Flavored whiskey isn’t new, of course — rock and rye and apple and berry variations have been around since the colonists first fired up their stills.
What is new is the rapid rise of a flavored subsegment concurrent with consumer fascination with the overall whiskey category.
Parallels can be drawn to the vodka flavor craze a few years ago, but with whiskey’s added cachet. Jim Beam was one of the flavor pioneers with the launch of Red Stag Black Cherry in 2009, though it was the 2006 rebranding of the spicy Dr. McGillicuddy’s Fireball Cinnamon Whisky that really set the category on fire.
Millennials took to the Canadian whisky brand like the eponymous hot cinnamon candy. Fireball’s success inspired other whiskey brands to release their own versions―Jim Beam Kentucky Fire, Jack Daniel’s Tennessee Fire and Heaven Hill’s Cinerator―to name just a few.
Latching onto a good thing, brands soon developed other whiskey flavors―honey, apple, maple and more―that have found success in the U.S. market. Indeed, the Distilled Spirits Council cites the flavored whiskey segment as a major factor in overall spirits growth.
Tackling the Trend
For on-premise operators, the question is not whether to offer these trendy spirits, but how to choose from the rapidly proliferating options, how to promote them and how to incorporate flavored whiskeys into their mixology programs.
“What I like about flavored whiskeys is that they are approachable, Millennial-focused and far different from the spirits their parents were drinking,” says Cindy Busi, worldwide beverage director of Hard Rock International. The Orlando-based hospitality company debuted two flavored whiskey cocktails during the holiday season in its 47 U.S. Hard Rock Cafes and worldwide.
“My customers are looking for a whiskey that’s fun and can be enjoyed in many different ways,” Busi says. “That’s what I like about flavored whiskeys: Traditionally they are drunk as a shot, but they have a wonderful mixology aspect, too.”
St. Louis-based Gamlin Restaurant Group operates Sub Zero Vodka Bar and the Gamlin Whiskey House. “By two to one, I sell more flavored whiskeys at Sub Zero Vodka Bar than I do at the Gamlin Whiskey House,” says corporate bar manager Dustin Parres.
The clientele at the Whiskey House is more interested in higher-end straight whiskeys, Parres explains, while Sub Zero attracts a crowd that likes to drink more refreshing, fruity cocktails. The flavored whiskey lineup at the latter establishment includes Fireball, Jim Beam Kentucky Fire, Wild Turkey American Honey and Crown Royal Regal Apple, among others. “We carry them because they are great shooters right out of the bottle,” says Parres. Gamlin Whiskey House carries the top spicy cinnamon whiskeys. “We do put a bit of a push behind those and have success with them,” he notes.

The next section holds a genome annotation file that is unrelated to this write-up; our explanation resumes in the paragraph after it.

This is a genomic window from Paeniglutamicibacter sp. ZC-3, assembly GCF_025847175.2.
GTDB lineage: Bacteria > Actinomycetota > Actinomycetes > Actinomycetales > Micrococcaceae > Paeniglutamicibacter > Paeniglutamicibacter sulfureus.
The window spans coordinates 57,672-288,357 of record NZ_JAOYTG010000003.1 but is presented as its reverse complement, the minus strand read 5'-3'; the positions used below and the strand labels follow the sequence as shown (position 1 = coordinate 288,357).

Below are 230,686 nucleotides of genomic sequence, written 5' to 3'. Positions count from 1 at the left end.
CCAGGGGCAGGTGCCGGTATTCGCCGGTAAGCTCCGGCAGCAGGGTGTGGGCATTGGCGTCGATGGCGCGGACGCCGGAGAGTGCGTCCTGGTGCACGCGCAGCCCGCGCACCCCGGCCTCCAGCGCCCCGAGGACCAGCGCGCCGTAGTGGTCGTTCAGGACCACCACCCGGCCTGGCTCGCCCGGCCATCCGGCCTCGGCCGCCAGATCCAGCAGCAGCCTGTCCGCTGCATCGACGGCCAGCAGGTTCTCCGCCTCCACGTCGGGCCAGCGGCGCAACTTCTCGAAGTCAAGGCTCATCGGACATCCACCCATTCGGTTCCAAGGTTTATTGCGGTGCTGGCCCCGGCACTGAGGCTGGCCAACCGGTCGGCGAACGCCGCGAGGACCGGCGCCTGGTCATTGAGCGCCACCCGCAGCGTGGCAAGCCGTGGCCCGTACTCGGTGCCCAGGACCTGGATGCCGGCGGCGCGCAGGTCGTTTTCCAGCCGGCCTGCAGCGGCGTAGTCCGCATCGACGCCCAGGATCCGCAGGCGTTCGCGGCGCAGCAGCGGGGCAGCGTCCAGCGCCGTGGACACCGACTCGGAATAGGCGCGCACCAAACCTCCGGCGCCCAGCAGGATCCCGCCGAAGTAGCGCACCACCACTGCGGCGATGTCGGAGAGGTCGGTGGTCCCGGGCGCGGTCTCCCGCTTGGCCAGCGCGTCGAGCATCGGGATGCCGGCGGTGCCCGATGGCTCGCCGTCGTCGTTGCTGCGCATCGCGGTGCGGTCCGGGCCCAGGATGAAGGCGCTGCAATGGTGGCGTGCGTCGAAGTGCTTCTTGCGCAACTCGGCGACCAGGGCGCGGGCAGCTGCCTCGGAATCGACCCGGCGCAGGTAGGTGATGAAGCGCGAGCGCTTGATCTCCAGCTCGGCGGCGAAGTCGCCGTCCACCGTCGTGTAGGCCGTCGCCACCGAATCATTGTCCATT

Also popular, Parres adds, are Irish expressions, such as Paddy Bee Sting and Paddy Devil’s Apple, as well as Bushmills Irish Honey. “I go through a lot of Dewar’s Highlander Honey as well, because it’s got that smoky dimension.”
Parres notes that his clientele is not just the whiskey nerds―they bring their friends, too, who are maybe looking for something more approachable to drink than a cask-strength bourbon. That’s where flavored whiskeys fit in.
While flavored whiskey entrants may be proliferating on retailers’ shelves, on-premise operators have to contend with an already crowded backbar and limited menu space. How do beverage managers decide what to stock?
“For better or worse, name brands are important,” says Parres. Brands such as Jack Daniel’s, Jim Beam and Crown Royal have followings, he contends. So when one of those comes out with a new flavor, customers will want to try it.
“Other whiskey brands may offer flavors too,” Parres adds. “Those may sell off the shelf in a retail store, but no one comes into a bar asking for it.”
All of the Hard Rock Cafes worldwide carry Fireball. Its nearly universal availability was key in the decision to stock the whiskey.
“When we make these decisions, we look at brands that have a global presence, in every beverage category,” says Busi. “That way, when we run promotions, there is one unified message to celebrate that. And the bartenders are making the same drink in Sidney, Australia, as they are in Orlando, Florida.”
But in some markets, especially in areas of the U.S. where whiskey is particularly popular, Hard Rock locations may offer more flavored whiskey brands. Busi cites Jack Daniel’s Tennessee Fire and Tennessee Honey, and Jim Beam Maple and Red Stag Black Cherry as examples.
On a much smaller and perhaps more adventurous scale is Brian’s 24 Restaurant, Bar & Grill in San Diego’s Gaslamp Quarter. “It is important to check out the trends. Sometimes they don’t pan out; nobody buys them. Sometimes they do,” says Andrea Epstein, general manager and a co-owner at the 24-hour, casual-dining spot. Brian’s 24 currently carries just a few different flavored whiskeys, but will buy an additional bottle or two to feature as a special promotion. “That’s part of the advantage to being family owned and operated business as opposed to a corporation,” Epstein says. “We can try new things just because they sound like fun.”